The fair game
I have measured out my life with book sales. Not with bookstores, mind you, which have played an equally important but altogether different role in my dreams, but by the high school cafeterias or parish halls filled with books, donated by friends of the local library or church, that appear once a year and then vanish, like a treasure hoard conjured up in a fairy tale. Some of the most intense memories of my childhood revolve around the book sales once held at Faith Lutheran Church in my hometown of Castro Valley, California, where, on the last day, you could fill up a brown paper grocery bag for about five bucks. At the age of ten, amazingly, I actually had five dollars, which meant that I could get to the indispensable work of stocking my bedroom shelves with the tattered volumes that seem to fill everyone’s home library: the Stephen King and Michael Crichton paperbacks, the ten matching tombstones of Will and Ariel Durant’s The Story of Mankind, the Reader’s Digest collections of household hints. Few of those books have survived the dozen times I’ve moved since then, but they served their purpose, like the seven tons of food and water that temporarily become a part of the body before passing on. But at least one find has remained with me for nearly two decades. One year, I found a complete set of the Great Books of the Western World, missing only the volumes for Darwin and Marx—which tells you a lot, I think, about the home in which they once resided. I literally sat on top of them until my parents could come to pick me up that day, and I still own them all, with the two forbidden authors restored. And I’m not kidding when I say that when I open one at random and inhale the scent of its pages, it transports me back at once to the happiest time in my life.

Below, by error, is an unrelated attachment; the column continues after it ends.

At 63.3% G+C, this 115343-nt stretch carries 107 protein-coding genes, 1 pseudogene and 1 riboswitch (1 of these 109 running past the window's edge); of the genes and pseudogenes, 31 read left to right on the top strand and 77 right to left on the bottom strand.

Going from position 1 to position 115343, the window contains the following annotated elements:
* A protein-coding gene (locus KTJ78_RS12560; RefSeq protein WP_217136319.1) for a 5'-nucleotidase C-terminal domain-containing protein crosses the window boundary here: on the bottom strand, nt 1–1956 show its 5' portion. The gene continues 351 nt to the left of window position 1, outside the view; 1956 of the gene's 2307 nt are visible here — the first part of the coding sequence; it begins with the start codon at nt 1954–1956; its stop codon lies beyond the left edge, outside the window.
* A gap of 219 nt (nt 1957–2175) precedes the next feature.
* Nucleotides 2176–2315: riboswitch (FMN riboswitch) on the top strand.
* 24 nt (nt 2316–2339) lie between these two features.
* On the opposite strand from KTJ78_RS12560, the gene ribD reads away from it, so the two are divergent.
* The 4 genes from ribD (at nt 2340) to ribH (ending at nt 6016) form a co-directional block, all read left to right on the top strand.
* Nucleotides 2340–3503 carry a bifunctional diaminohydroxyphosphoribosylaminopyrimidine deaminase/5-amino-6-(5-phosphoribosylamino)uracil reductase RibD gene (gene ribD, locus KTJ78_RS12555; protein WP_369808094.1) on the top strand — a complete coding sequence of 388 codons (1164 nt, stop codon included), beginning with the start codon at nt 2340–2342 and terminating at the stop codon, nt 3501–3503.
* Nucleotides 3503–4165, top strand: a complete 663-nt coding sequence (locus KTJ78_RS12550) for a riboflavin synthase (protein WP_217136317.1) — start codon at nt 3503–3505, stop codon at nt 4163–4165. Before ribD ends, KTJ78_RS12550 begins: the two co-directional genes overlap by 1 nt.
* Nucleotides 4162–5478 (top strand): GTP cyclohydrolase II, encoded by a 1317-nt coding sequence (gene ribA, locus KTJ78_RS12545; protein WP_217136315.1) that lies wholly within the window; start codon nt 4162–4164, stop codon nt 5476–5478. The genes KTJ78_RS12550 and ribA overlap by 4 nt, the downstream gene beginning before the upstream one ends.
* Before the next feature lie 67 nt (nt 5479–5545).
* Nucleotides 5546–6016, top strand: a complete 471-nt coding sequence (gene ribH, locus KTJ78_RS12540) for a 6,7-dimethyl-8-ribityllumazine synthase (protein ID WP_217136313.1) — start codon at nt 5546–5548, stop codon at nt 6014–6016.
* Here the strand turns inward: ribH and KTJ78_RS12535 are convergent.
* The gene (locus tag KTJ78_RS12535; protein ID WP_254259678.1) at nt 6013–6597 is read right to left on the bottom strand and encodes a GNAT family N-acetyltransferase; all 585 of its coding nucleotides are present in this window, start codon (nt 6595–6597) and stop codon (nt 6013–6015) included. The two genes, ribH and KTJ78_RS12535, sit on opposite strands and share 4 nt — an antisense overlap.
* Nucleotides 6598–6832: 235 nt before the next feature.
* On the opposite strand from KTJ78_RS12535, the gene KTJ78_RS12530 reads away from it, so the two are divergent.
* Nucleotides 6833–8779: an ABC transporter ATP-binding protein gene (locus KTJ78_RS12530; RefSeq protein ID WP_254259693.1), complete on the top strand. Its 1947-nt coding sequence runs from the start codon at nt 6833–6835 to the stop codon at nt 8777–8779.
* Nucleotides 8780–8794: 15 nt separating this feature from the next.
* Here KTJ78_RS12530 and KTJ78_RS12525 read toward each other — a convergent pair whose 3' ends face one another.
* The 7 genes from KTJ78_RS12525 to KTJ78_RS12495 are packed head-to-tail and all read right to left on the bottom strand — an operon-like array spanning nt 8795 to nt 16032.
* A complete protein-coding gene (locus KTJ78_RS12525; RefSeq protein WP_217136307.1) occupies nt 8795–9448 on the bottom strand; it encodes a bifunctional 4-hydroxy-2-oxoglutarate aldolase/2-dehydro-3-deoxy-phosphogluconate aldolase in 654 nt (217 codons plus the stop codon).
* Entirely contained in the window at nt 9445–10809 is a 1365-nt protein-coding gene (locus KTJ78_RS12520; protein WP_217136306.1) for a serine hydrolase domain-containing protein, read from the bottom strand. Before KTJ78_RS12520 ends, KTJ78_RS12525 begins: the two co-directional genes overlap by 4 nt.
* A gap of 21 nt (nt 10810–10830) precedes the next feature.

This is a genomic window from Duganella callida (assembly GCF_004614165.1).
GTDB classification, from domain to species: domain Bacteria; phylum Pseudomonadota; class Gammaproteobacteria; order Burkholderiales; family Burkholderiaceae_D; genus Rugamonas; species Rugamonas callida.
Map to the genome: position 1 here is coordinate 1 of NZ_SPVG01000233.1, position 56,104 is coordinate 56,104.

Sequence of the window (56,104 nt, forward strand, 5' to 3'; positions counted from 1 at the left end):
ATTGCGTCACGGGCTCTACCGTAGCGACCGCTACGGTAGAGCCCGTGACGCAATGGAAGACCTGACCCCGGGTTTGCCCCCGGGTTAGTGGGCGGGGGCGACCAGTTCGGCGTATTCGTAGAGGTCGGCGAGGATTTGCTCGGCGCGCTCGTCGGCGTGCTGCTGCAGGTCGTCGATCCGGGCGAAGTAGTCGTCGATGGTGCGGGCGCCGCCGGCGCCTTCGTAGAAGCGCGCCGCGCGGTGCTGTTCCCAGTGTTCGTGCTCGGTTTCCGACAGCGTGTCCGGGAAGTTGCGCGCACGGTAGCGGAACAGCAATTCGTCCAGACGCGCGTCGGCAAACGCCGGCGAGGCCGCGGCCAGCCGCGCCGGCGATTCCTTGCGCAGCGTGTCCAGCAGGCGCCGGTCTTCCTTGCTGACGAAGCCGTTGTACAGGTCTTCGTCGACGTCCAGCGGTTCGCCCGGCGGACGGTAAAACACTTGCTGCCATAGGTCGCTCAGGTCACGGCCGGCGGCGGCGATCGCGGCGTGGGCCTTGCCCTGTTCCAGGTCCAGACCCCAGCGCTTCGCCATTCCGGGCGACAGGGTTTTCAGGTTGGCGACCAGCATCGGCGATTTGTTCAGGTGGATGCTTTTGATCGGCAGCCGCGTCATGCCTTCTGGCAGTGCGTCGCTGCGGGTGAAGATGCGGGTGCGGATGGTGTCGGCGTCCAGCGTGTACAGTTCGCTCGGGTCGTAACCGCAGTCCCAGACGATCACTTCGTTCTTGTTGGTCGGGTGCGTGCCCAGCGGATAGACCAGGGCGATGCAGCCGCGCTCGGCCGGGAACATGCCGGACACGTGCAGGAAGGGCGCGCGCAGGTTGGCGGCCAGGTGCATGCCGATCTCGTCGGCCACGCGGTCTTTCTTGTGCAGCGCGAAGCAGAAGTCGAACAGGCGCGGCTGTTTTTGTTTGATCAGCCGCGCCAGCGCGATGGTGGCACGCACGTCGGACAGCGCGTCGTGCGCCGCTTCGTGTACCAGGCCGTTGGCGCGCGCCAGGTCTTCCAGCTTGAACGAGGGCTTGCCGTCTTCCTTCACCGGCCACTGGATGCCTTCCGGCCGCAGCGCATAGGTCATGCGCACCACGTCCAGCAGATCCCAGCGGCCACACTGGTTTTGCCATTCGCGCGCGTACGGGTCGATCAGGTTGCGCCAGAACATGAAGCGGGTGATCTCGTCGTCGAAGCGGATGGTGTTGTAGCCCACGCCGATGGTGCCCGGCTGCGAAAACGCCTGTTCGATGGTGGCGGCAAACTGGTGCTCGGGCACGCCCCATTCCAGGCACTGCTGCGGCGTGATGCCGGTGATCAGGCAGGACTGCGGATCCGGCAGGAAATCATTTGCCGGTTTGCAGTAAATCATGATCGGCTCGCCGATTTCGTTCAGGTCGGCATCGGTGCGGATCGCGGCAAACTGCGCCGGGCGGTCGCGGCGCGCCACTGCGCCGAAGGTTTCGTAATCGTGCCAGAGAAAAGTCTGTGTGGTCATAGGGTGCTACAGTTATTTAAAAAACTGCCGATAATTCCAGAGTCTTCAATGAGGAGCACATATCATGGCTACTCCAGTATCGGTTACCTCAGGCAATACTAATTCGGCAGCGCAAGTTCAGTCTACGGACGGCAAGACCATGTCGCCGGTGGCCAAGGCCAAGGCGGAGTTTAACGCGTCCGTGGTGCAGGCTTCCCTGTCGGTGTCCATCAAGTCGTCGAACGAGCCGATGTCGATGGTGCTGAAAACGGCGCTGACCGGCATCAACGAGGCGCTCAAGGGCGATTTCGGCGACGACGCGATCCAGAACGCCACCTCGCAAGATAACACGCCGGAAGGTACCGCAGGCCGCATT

That book sale, obviously, wasn’t particularly exceptional, and similar ones are held each year in every town across America—which doesn’t make any of them any less precious. But ever since moving to the Chicago area, I’ve been lucky enough to live near the epicenter of three fantastic book events: the Printers Row Lit Fest, the Newberry Library Book Fair, and the Oak Park Book Fair. I missed the Lit Fest this year because I was out of town, but to make up for it, the Newberry and Oak Park book fairs took place on the very same weekend. As a result, I spent four consecutive days gorging on used books. It should have been wonderful, and it was, but it also forced me to confront a fact that still makes me a little uncomfortable: after three decades of buying, owning, and culling volumes for my own library, a book fair is bound to present diminishing returns, at least compared to the almost painful excitement that it afforded me when I was growing up. I’ve bought so many books over the years that most of the titles I see either leave me cold or generate a brief spark of nostalgia: I remember when I bought that one. When you’re twelve years old and don’t own many books, a copy of The Source or A Brief History of Time or a James Clavell doorstopper seems like a fantastic find, and maybe it is. Later, after you’ve been to a few more book fairs, you realize that they’re all glutted with copies of The Source and The Story of Mankind and, yes, even complete sets of the Great Books of the Western World. And in the meantime, your own shelves have become full to bursting, which means that for a new book to grab you, it has to squeeze through the eye of an increasingly tiny needle.